The U.S. and Pfizer will be lowering their number of global vaccine donations in response to a “reduced demand,” though the company says it is still committed to supplying the roughly 1 billion doses that the U.S. has committed to providing.
Last year, the Biden administration committed to donating at least 1.1 billion doses of the Pfizer-BioNTech coronavirus vaccine to low- and middle-income countries.
According to a statement from Pfizer, more than 400 million doses have been donated to 79 countries so far.
“And by the end of 2022, we expect to deliver 600 million vaccine doses for this program,” the company said.
“While we have sufficient supply to fulfil the commitment for 1 billion doses to this program, we are seeing reduced demand in some low- and lower-middle-income countries due to barriers in administration and vaccine hesitancy,” Pfizer said. “As a result, Pfizer and the U.S. government have agreed to revise the terms of this contract to allow more time to address vaccination barriers.”
The Hill has reached out to the White House and U.S. Agency for International Development for comment.
Throughout the pandemic, global stakeholders have criticized what they have characterized as wealthy nations hoarding pandemic supplies such as vaccines. One initiative created to combat this trend is COVAX, which was designed to ensure equitable access to coronavirus vaccines.
According to a recent report from the World Health Organization (WHO), which co-leads COVAX, the global vaccine initiative has so far donated more than 1.7 billion COVID-19 vaccine doses to 146 countries.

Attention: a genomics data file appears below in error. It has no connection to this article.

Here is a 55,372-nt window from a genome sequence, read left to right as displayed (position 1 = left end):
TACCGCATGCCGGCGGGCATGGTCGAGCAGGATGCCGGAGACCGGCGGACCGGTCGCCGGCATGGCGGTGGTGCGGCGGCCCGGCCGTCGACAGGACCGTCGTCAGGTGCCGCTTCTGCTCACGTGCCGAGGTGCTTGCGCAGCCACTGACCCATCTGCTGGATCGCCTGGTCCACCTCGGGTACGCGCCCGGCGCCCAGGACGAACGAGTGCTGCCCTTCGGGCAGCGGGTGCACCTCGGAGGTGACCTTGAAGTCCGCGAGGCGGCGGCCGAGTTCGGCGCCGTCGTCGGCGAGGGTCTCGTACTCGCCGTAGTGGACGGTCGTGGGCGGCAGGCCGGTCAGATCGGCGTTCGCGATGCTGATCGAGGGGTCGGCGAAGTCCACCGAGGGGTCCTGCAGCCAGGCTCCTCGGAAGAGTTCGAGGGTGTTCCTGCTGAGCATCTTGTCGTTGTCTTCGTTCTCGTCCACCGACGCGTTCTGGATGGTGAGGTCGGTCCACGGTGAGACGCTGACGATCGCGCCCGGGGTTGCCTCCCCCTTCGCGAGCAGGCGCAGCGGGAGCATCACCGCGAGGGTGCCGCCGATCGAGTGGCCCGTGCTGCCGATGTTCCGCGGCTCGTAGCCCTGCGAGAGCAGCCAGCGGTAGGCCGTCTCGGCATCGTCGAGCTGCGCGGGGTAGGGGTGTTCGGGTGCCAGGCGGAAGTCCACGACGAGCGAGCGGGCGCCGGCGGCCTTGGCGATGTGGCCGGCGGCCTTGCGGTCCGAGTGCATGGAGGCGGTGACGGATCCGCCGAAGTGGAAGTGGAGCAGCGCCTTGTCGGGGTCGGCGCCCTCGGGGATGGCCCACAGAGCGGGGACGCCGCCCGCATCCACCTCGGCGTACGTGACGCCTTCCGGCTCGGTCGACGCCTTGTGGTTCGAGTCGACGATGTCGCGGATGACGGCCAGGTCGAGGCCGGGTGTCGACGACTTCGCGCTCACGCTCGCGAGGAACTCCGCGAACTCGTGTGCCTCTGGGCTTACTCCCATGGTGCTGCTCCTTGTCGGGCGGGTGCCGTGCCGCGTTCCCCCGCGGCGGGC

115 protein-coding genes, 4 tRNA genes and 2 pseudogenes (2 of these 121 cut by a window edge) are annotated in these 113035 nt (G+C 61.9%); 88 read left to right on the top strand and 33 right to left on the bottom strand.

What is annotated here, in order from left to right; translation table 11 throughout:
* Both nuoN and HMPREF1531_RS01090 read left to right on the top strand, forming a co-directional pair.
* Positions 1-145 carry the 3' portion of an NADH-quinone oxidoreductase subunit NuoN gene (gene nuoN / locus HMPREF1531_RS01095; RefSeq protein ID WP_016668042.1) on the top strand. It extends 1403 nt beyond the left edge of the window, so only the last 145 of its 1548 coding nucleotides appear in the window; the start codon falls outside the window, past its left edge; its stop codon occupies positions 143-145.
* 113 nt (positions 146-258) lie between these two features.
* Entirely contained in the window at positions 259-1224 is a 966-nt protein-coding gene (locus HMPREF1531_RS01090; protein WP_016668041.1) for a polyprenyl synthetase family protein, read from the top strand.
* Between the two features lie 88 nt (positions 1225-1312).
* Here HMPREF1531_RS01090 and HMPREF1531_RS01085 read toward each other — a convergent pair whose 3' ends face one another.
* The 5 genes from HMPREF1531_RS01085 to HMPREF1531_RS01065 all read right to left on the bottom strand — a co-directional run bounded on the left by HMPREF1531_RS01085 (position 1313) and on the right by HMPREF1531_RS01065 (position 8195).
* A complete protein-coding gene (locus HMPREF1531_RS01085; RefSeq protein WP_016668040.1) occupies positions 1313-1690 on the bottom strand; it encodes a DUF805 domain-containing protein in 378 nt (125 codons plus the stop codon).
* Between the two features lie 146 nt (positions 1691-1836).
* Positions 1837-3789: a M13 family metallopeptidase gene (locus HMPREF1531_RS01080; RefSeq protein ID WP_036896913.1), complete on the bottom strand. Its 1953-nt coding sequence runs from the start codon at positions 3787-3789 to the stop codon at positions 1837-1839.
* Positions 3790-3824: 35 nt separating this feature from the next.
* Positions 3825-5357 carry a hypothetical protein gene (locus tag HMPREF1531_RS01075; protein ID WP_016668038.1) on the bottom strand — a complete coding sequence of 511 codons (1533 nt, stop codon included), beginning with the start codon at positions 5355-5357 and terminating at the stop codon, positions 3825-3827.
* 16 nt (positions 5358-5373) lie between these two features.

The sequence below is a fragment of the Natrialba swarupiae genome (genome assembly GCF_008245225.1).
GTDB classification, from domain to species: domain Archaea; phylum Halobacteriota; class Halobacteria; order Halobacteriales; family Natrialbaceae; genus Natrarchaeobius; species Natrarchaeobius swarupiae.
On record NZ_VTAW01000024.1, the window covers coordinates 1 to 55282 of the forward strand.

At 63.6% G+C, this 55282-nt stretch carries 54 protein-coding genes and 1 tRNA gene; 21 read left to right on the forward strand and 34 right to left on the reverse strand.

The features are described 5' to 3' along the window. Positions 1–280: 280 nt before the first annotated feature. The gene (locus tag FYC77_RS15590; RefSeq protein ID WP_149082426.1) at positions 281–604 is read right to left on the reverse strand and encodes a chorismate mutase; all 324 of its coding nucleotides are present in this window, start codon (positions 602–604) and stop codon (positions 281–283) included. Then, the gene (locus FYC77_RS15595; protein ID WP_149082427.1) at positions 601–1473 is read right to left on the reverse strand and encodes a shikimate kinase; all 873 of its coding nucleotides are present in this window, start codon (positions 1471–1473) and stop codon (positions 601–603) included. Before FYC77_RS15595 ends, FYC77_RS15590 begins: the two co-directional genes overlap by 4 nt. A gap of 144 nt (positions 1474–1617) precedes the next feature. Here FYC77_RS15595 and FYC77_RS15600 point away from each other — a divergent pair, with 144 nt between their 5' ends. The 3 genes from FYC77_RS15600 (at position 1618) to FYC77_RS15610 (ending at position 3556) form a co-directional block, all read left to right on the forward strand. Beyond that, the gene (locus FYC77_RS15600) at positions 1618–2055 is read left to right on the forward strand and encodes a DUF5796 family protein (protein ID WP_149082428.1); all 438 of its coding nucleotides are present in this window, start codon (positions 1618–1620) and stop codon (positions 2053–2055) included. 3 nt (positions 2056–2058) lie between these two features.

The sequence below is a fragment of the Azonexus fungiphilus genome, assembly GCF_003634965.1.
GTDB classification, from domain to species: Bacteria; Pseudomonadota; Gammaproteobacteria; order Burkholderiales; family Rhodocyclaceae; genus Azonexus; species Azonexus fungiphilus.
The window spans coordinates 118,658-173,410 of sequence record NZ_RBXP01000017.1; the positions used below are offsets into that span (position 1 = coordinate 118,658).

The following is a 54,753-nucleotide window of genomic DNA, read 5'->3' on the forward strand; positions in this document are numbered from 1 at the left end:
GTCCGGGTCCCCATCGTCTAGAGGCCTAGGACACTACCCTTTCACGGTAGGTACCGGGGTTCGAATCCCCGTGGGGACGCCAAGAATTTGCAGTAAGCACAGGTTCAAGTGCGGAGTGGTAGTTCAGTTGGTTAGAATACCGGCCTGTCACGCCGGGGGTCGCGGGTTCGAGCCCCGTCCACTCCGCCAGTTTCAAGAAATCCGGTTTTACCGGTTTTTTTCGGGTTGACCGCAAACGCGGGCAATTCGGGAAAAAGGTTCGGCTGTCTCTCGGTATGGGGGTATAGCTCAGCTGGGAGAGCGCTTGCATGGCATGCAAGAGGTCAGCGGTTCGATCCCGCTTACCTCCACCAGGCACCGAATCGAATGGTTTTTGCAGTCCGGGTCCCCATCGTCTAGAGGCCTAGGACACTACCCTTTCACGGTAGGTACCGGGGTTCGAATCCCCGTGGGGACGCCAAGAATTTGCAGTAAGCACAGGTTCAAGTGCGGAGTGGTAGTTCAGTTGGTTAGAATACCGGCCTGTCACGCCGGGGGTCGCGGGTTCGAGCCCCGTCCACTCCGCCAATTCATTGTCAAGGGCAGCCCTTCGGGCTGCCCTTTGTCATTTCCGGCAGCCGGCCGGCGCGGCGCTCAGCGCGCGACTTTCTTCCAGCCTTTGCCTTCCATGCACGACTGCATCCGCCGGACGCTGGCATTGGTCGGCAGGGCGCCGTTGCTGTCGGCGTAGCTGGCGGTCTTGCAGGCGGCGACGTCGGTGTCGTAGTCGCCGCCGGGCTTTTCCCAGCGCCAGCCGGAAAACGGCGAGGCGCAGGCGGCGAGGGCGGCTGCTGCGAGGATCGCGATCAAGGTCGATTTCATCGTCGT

However, the same report acknowledged that there were inherent issues in the program’s launch, including the initial time it took to fund and establish COVAX, during which demand far outmatched available supply.
“This meant that, with a limited set of approved products in the early stages of global rollout, COVAX was disproportionately impacted by manufacturers prioritizing earlier bilateral customers for early supply — as well as by export restrictions that further impacted supply of the majority of the volumes expected to be available to COVAX in the first half of 2021,” the WHO report read.
Reuters reported earlier this year that COVAX was seeking to slow or cut down vaccine deliveries in order to keep doses from going to waste. COVAX was reportedly seeking between 400 million and 600 million fewer doses than what six pharmaceutical companies — including Pfizer and Moderna — had been contracted for.